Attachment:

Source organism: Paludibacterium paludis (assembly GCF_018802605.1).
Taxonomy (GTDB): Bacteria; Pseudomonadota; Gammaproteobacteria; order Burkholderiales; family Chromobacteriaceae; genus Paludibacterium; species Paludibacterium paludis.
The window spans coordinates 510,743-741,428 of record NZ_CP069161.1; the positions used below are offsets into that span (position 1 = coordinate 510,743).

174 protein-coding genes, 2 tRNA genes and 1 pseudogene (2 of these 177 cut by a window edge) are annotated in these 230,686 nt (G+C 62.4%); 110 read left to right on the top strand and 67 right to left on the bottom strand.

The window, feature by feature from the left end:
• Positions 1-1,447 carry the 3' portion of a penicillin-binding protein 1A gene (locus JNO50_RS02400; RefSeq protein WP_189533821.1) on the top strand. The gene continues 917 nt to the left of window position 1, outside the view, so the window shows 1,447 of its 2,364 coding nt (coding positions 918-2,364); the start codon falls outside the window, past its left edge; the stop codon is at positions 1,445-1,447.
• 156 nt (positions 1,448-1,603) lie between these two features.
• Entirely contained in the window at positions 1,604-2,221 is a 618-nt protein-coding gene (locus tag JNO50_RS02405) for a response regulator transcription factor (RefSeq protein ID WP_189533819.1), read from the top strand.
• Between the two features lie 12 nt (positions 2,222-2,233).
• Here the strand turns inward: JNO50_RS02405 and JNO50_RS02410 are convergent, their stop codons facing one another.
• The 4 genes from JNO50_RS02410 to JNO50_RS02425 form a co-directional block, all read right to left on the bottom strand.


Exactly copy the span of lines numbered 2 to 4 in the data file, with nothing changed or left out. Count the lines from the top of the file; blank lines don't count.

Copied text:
Taxonomy (GTDB): Bacteria; Pseudomonadota; Gammaproteobacteria; order Burkholderiales; family Chromobacteriaceae; genus Paludibacterium; species Paludibacterium paludis.
The window spans coordinates 510,743-741,428 of record NZ_CP069161.1; the positions used below are offsets into that span (position 1 = coordinate 510,743).

174 protein-coding genes, 2 tRNA genes and 1 pseudogene (2 of these 177 cut by a window edge) are annotated in these 230,686 nt (G+C 62.4%); 110 read left to right on the top strand and 67 right to left on the bottom strand.